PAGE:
Posts by Derek Pyle

In Conversation with Fuat Sevimay, Turkish translator of Finnegans Wake

"[Joyce], the master builder, says something in so-called English, but the same word indicates something else if you read half of it in Gaelic."

Despite his relatively recent arrival in the Turkish literary world, Fuat Sevimay is a highly promising writer and translator. After graduating from Marmara University with a degree in business and working as a sales manager for two decades, he began writing in his spare time six years ago “just to get rid of boredom.”

Sevimay was encouraged to keep writing, however, because his work quickly began to garner awards. In 2014, his short story collection Ara Nağme won the Orhan Kemal Short Story Book Prize, one of the most prestigious literary awards in Turkey, and in 2015, his novel Grand Bazaar won the Ahmet Hamdi Tanpinar Novel Prize. His novel AnarŞık was also adapted for the stage this year, premiering last month in Istanbul. A devoted father of two, Sevimay has also written numerous children’s books, including Haydar Paşa’nın Evi.

Sevimay has translated  two of Italo Svevo’s novels, Senilità and La Novelle del Buon Vecchio E Della Bella Fanciulla, from Italian. Sevimay has also translated Oscar Wilde’s 1891 essay “The Soul of Man Under Socialism,” Pandora by Henry James, James Joyce’s A Portrait of the Artist as a Young Man and the collection of Joyce’s essays entitled Occasional, Critical, and Political Writing. In 2015, Sevimay was the Translator-in-Residence at Trinity College Dublin, hosted by the Ireland Literature Exchange and the Centre for Literary Translation.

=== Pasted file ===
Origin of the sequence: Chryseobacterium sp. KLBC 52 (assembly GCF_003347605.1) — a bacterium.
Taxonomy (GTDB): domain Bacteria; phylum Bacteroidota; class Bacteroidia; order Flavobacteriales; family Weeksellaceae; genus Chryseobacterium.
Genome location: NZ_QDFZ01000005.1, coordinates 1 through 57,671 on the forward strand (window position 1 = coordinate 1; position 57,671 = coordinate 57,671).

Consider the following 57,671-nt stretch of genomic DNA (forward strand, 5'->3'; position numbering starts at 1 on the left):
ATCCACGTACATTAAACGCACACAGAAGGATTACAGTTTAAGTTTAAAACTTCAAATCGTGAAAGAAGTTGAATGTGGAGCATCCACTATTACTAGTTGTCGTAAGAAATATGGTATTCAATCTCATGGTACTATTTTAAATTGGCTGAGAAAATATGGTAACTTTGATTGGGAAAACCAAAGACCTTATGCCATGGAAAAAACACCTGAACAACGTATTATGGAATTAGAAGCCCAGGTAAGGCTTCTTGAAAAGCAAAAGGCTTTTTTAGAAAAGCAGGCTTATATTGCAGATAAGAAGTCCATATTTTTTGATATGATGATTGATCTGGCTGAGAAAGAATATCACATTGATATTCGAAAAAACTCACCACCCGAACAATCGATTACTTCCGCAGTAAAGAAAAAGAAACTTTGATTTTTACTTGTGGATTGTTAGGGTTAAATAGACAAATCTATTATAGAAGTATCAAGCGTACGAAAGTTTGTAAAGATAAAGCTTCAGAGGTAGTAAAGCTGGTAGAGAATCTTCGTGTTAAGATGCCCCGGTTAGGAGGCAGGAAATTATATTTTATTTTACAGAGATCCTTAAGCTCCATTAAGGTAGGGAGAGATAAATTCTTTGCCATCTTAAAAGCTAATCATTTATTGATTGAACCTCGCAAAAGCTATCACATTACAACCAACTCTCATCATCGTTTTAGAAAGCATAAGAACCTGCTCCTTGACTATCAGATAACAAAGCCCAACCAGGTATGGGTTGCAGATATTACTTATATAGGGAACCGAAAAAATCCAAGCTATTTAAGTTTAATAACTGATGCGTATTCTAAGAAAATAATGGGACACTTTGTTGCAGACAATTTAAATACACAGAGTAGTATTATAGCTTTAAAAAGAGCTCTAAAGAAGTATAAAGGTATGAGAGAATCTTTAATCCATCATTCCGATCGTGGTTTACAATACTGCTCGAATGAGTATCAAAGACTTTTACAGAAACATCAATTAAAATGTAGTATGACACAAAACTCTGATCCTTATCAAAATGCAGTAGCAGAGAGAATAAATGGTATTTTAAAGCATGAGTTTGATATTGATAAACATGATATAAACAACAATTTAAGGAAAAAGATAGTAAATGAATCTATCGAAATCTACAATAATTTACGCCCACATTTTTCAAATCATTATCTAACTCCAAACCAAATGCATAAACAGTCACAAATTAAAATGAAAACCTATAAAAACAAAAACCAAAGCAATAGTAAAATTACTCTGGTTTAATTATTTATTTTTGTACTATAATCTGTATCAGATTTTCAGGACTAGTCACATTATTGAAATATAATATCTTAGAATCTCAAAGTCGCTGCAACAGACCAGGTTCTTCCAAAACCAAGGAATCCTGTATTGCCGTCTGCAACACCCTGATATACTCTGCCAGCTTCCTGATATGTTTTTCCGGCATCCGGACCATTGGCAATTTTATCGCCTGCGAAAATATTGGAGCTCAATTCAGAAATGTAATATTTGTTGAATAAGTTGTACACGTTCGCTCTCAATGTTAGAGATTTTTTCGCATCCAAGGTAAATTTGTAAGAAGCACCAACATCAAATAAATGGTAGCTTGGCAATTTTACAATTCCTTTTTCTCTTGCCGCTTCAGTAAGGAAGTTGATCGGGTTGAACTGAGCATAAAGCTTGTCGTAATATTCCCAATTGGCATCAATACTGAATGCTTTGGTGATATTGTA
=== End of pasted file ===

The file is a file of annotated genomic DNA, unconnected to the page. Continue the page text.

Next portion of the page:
Over a course of emails we interviewed Sevimay about his current project, translating what may very well be the most complicated book ever written, James Joyce’s Finnegans Wake.

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Derek Pyle and Sara Jewell: Fuat, thank you for taking the time to answer a few questions. Let’s start with hearing a bit more about yourself. What is your background as a writer and translator?

Fuat Sevimay: To be frank, I never dreamed of becoming a writer or translator. Until six years ago, I had been working as a sales manager and was simply a good reader. Then I wrote a story just to get rid of my boredom. If I had a nice voice instead, I could try to sing but it would be a kind of torture for my friends. The story was not bad. I made some redactions and then sent it to a competition. Two months later, someone called me and told that my story was awarded. Let’s call it fate. Then I had novels, a short story collection, books for children and some translations published, including Portrait of the Artist and Joyce’s Occasional, Critical, and Political Writing. READ MORE…